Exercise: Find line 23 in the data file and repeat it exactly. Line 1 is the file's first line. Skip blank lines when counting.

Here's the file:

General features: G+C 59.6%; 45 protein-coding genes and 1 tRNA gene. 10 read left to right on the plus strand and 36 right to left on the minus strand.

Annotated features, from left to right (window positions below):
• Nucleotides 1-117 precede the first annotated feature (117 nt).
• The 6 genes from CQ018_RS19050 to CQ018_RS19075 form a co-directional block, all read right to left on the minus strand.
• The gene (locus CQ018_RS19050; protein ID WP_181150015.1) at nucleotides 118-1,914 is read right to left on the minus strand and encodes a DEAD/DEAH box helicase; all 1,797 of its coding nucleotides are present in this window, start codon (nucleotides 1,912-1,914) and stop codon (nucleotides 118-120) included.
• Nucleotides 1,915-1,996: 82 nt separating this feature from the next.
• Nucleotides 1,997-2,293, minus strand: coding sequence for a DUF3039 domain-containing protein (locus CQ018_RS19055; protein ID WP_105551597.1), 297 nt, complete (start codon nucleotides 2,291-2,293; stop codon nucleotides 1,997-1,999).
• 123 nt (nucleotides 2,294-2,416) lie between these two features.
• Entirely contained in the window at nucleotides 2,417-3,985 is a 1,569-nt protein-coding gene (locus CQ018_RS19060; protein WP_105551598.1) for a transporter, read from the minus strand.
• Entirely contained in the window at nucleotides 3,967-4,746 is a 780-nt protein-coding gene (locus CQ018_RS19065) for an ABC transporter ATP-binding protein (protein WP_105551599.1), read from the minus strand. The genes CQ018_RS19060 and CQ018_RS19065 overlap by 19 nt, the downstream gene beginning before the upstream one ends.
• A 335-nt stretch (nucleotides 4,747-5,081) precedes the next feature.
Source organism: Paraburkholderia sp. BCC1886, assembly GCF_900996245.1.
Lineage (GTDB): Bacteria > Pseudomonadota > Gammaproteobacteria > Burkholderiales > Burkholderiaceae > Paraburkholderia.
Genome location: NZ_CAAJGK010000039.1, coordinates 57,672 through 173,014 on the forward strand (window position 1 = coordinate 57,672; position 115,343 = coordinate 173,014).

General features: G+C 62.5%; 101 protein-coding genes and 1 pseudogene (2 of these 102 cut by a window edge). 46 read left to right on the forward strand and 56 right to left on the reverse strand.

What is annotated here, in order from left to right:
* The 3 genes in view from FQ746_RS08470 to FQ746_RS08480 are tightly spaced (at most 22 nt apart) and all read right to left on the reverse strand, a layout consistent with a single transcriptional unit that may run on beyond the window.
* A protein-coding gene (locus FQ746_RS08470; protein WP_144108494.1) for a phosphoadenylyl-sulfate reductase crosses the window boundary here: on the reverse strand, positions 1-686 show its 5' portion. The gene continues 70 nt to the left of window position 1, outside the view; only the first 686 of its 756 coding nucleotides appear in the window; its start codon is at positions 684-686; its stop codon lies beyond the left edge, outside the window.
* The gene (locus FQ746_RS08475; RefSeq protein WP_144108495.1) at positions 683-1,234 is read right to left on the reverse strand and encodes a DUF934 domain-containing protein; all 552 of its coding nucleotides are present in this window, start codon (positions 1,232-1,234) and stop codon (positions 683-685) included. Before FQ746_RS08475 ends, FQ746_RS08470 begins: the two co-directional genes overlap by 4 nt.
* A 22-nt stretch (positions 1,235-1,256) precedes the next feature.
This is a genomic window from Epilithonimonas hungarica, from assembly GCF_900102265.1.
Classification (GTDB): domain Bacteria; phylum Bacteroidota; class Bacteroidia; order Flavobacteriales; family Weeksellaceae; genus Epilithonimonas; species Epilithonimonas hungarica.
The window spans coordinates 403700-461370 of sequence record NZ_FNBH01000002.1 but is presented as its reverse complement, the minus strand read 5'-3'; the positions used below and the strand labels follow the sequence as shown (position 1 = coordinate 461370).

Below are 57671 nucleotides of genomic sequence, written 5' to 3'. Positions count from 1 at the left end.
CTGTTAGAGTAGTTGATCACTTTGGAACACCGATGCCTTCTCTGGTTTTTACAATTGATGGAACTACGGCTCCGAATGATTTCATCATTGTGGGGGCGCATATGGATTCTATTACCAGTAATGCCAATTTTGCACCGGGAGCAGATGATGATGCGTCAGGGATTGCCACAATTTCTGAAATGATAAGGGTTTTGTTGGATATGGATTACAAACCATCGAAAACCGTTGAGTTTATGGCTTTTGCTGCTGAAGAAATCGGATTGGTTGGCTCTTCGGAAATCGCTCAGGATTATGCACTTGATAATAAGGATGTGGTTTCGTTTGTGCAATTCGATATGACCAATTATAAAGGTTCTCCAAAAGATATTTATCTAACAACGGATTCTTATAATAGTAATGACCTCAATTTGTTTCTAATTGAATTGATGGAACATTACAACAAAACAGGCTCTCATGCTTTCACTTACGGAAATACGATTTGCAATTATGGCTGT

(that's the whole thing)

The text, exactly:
The window spans coordinates 403700-461370 of sequence record NZ_FNBH01000002.1 but is presented as its reverse complement, the minus strand read 5'-3'; the positions used below and the strand labels follow the sequence as shown (position 1 = coordinate 461370).